toxicity test determines if water is toxic using an animal called a
Ceriodaphnia dubia, commonly referred to as a "water flea".
Ceriodaphnia dubia is a small crustacean found in vernal pools and in freshwater ponds and lakes throughout the world. Ceriodaphnia is very sensitive to pesticides, heavy metals, and other toxic substances used by humans discharged into surface waters as well as many naturally occurring substances and conditions. These properties make Ceriodaphnia a good organism for testing the toxicity of freshwater. Natural waters can become poisonous to the organisms that live in these waters when pollutants enter the water in too high a concentration. In a toxicity test, the Ceriodaphnia is placed in the water being tested and in an amount of clean water called the "control." If the organisms in the control live and the organisms in the test sample die, we know that they were initially healthy and something which is present in the sample (but not in the control) had caused their mortality. The water sample is considered "toxic." It does not, however, differentiate between naturally occurring g toxins or conditions, and man-made toxins or conditions. Each water quality test is carried out using special instruments and water samples are taken from the river, storm drain, or street at each drain spot by the different teams. Each team will also observe physical changes around their sites.
These pictures were from the toxicity test conducted in January 2001. Stephen Clark from Pacific EcoRisk instructed the Storm Drain Detectives on how to perform the tests with accuracy. A second training for the '01-'02 SDD was held in October '01.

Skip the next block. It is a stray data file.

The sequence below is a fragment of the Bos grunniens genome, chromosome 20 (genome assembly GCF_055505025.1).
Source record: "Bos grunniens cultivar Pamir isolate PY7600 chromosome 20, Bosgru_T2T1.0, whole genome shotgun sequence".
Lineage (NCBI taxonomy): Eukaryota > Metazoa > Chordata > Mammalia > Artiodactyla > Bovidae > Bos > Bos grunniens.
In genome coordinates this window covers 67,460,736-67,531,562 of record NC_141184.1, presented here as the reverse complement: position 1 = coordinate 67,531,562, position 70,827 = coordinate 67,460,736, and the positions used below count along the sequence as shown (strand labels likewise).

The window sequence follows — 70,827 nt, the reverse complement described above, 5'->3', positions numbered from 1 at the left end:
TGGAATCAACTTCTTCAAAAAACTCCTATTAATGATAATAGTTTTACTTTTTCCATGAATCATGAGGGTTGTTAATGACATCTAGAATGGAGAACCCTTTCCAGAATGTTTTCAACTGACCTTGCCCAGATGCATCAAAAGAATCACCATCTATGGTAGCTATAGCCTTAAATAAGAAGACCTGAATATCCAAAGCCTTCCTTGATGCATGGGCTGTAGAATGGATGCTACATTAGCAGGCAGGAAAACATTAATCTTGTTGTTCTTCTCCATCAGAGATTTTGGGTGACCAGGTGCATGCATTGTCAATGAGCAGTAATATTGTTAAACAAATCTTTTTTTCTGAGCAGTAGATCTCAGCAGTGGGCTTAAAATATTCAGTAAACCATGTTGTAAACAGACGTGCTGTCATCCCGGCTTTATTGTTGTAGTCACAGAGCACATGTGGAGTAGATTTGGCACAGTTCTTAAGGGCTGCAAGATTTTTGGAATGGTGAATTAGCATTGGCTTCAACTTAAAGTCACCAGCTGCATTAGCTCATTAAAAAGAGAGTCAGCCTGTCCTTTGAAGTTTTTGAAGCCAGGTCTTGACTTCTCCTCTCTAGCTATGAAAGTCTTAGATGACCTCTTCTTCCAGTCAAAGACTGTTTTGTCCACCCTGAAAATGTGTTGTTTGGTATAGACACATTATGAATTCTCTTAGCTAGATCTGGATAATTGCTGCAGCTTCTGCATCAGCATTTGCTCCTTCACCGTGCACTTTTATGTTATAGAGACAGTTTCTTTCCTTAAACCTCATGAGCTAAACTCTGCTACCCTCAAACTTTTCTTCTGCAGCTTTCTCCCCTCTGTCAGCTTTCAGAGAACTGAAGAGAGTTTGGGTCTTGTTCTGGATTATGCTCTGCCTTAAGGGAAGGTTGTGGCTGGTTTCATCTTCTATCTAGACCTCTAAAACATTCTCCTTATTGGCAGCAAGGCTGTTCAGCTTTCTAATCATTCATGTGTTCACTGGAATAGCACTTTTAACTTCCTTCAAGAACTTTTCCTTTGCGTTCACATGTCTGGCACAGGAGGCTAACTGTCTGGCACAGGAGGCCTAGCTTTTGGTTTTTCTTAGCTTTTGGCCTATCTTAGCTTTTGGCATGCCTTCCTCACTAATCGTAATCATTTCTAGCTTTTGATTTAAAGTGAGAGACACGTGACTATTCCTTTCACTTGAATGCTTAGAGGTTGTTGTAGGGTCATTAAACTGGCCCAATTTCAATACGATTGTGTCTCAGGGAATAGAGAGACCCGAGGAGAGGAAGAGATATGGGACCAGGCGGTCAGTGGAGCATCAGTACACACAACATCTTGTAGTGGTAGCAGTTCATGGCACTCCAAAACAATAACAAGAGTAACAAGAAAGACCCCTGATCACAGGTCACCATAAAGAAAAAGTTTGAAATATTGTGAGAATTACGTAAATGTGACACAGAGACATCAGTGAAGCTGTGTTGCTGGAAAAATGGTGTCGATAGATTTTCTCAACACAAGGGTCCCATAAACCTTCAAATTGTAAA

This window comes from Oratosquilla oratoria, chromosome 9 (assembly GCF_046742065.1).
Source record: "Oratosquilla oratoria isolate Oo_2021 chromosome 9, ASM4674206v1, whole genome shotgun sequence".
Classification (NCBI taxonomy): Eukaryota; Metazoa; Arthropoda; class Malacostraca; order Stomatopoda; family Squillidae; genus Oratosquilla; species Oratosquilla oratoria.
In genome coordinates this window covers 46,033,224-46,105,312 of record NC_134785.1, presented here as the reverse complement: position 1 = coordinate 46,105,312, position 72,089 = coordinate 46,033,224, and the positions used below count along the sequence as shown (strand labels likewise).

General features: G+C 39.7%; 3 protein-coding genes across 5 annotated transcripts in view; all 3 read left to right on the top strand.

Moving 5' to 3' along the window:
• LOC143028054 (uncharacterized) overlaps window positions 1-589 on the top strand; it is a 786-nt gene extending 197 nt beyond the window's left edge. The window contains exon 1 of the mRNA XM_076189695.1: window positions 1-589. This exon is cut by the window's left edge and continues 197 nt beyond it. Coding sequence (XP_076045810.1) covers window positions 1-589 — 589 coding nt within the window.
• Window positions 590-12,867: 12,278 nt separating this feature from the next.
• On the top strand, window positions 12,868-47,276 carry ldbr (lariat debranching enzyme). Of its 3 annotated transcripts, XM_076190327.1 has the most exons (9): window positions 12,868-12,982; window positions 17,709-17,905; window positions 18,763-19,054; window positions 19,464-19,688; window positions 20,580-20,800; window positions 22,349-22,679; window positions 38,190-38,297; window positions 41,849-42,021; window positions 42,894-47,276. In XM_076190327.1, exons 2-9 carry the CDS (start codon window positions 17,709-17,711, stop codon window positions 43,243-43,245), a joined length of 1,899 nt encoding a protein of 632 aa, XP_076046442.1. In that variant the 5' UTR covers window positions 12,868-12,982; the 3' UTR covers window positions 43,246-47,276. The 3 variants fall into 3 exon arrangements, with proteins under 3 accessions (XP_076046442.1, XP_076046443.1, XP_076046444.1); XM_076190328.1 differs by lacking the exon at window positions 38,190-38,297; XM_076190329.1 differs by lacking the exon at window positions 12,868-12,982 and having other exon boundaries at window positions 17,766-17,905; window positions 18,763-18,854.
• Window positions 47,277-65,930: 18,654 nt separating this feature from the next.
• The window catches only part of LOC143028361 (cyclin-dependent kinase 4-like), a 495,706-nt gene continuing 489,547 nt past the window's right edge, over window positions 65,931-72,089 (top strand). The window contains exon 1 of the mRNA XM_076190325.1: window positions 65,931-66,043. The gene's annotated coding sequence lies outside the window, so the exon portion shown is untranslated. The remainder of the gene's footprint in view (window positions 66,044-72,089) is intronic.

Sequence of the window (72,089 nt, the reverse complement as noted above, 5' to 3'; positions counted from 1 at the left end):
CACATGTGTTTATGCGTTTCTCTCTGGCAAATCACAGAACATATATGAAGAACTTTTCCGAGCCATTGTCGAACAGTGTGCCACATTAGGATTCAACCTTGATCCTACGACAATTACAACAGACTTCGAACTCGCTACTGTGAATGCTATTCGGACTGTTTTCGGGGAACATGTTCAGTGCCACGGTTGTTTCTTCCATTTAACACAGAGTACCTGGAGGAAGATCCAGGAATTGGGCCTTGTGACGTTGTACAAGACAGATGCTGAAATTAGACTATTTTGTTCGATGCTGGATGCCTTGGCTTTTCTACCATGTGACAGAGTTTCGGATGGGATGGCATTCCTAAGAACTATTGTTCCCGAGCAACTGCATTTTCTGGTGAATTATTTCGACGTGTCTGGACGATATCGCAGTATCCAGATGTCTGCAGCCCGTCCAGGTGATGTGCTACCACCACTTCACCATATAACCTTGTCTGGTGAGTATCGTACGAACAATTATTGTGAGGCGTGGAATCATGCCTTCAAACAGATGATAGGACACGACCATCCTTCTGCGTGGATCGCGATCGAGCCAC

|Results for Toxicity Tests:|
There had not been a storm event for over 200 days when sampling was done. The results show no toxicity; i.e. no statistical difference in survival to adult Ceriodaphnia dubia exposed for 48 hours under static conditions between the controls and the samples (see below).
Site 1: Cluff Avenue storm water pumping station – 100% survival
Site 2: Mokelumne River near Lodi Lake – 100% survival.
Site 3: Lagoon between Mokelumne River and Lodi Lake – 95% survival.
Site 4: Quail Lake in Stockton, CA – 100% survival.
Site 5: Mokelumne River n/of Lodi near Kennison Lane – 100% Survival.
Control: 100% survival
Control – low salt: 95% survival
Control – high salt: 0% survival
All five water samples taken from the Mokelumne River after a major storm event on 1/9/01 were found to be not toxic to adult Ceriodaphnia dubia exposed for 48 hours under static conditions.
The first major storm event of the year was sampled after .30" rain had fallen. Eight water samples were collected from local sites including:
Site 1: Mills and Tienda Drive--storm drain runoff (new construction in area, storm drain berms in place, high leaf litter) 100% survival.
Site 2: South Lodi shopping center parking lot puddle--100% survival.
Site 3: West Lodi shopping center and urban runoff--100% survival.
Site 4: West Lodi shopping center wood roof PVC downspout runoff--100% survival.
Site 5: Mokelumne River, just below Lodi Lake--east of Woodbridge cemetery (end of storm drain system)--60% survival.
Site 6: Boat dock, Parson's Point, Lodi Lake--0% survival
Site 7: Urban containment pond.
Site 8: Control water + diazanon (400ng/L)--6.7% survival.
The references for information found on this page can be found in the Acknowledgements link, reference 5.